On Jan. 22 at 10:38 a.m., New York City’s 311 hotline received its first inquiry about the new coronavirus.
There was no dedicated category for Covid-19 yet, so the call was lumped in with “Novel Coronavirus or Middle East Respiratory Syndrome,” according to records published on NYC Open Data. Now there are four Covid categories.
Since that first call, 311 has received more than 100,000 inquiries related to the deadly new coronavirus, with the vast majority coming in after March 11, when the World Health Organization declared the disease a pandemic and the Dow Jones Industrial Average entered a bear market. In the past two weeks, nearly a third of all 311 calls have been about the coronavirus, an analysis by The Real Deal found.
Percentage of 311 calls related to the coronavirus
Total 311 calls and coronavirus-related 311 calls, March 1 to April 12.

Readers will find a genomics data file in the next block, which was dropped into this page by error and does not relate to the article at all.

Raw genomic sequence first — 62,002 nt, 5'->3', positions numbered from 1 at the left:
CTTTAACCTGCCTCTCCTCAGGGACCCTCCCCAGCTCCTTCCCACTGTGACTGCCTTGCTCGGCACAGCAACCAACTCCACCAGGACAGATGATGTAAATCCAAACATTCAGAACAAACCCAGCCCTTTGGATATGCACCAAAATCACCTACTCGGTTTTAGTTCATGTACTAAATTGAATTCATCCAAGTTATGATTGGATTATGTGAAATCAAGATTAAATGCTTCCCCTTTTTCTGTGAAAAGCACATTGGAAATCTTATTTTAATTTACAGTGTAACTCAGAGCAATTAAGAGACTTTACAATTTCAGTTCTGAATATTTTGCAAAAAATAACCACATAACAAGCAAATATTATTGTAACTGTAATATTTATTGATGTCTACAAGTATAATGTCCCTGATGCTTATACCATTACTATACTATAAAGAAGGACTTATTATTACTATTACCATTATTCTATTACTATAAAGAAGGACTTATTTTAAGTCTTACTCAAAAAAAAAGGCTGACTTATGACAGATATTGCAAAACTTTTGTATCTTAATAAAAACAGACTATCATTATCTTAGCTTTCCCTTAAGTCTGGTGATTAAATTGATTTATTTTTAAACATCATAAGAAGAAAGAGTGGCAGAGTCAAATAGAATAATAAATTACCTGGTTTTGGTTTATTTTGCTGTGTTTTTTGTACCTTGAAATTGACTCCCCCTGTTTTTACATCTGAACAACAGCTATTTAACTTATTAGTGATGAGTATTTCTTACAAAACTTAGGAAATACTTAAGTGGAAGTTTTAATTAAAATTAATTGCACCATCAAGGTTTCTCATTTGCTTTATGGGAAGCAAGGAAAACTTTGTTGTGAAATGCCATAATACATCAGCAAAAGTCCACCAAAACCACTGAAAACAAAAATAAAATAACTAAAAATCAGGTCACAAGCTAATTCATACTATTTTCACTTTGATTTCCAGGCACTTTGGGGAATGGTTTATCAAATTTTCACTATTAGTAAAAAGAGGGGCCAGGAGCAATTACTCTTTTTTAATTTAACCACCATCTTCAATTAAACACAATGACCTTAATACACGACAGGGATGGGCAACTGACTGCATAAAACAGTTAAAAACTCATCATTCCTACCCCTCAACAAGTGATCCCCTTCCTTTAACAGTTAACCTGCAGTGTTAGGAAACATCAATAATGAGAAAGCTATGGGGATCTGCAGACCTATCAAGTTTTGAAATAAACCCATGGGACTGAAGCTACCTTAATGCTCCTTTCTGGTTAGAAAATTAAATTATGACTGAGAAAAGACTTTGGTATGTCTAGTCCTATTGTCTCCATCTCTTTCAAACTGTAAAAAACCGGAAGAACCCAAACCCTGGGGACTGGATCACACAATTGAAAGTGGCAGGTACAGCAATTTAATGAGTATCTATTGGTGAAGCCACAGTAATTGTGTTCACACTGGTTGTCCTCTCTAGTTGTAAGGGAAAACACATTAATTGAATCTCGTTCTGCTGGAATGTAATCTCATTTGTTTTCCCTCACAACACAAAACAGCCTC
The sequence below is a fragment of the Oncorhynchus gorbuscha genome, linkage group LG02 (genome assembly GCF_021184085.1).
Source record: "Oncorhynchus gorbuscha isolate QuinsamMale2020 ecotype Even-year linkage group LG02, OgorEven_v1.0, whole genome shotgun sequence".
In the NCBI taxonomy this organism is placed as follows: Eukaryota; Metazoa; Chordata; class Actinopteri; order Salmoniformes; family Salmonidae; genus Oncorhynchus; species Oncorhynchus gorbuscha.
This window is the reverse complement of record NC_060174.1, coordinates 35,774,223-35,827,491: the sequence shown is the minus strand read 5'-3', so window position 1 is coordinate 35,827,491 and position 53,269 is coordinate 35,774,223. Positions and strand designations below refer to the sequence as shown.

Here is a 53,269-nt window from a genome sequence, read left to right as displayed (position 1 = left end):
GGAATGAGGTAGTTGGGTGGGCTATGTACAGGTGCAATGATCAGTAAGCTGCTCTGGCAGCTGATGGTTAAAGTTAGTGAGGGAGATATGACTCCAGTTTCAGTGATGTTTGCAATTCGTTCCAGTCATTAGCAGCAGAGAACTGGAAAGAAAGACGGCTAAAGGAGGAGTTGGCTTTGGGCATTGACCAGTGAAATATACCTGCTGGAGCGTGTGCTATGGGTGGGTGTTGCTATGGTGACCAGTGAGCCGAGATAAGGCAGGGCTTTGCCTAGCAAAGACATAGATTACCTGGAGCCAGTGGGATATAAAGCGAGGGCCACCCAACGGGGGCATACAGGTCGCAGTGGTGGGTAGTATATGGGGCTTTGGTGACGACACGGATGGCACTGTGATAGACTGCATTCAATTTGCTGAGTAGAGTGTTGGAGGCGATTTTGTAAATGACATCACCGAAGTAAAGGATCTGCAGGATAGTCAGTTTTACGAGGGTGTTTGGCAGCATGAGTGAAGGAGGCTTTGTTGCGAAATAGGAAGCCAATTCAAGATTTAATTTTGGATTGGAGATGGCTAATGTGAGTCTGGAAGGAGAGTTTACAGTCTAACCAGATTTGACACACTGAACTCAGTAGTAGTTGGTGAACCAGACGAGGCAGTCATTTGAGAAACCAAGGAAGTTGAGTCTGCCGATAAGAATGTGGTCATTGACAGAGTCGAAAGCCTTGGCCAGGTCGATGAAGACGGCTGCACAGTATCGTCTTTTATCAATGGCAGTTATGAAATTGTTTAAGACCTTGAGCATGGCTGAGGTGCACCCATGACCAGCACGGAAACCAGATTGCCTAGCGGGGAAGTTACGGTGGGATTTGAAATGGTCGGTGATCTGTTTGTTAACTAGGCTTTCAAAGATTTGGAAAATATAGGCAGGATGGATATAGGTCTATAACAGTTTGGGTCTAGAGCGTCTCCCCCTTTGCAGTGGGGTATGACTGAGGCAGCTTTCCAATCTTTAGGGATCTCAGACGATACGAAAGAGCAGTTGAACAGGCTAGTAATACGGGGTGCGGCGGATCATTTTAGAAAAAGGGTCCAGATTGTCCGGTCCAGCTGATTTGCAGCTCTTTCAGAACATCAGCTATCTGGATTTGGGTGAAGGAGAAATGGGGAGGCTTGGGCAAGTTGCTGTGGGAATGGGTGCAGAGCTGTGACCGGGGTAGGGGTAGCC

On a day-by-day basis, the analysis shows that coronavirus-related calls spiked to over 5,000 on March 16, the day restaurants and bars were limited to takeout, public schools were closed to students and the stock market saw its biggest drop since 1987. Wealthy New Yorkers began planning their exit strategies. Calls slowed for a few days, picked up when Gov. Andrew Cuomo announced workplace closures, then eased as the reality of his “New York on Pause” set in.
Another surge in calls began at the end of March as Covid-19 patients began flooding city hospitals for tests and treatment, an indication that the virus had spread rapidly just before social distancing measures were implemented. Since then, the volume of coronavirus calls has stabilized at about 4,000 a day — a bit more on weekdays.
At the same time, the total volume of 311 calls per week has declined because the number of non-coronavirus calls has fallen by more than the number of coronavirus-related inquiries has risen.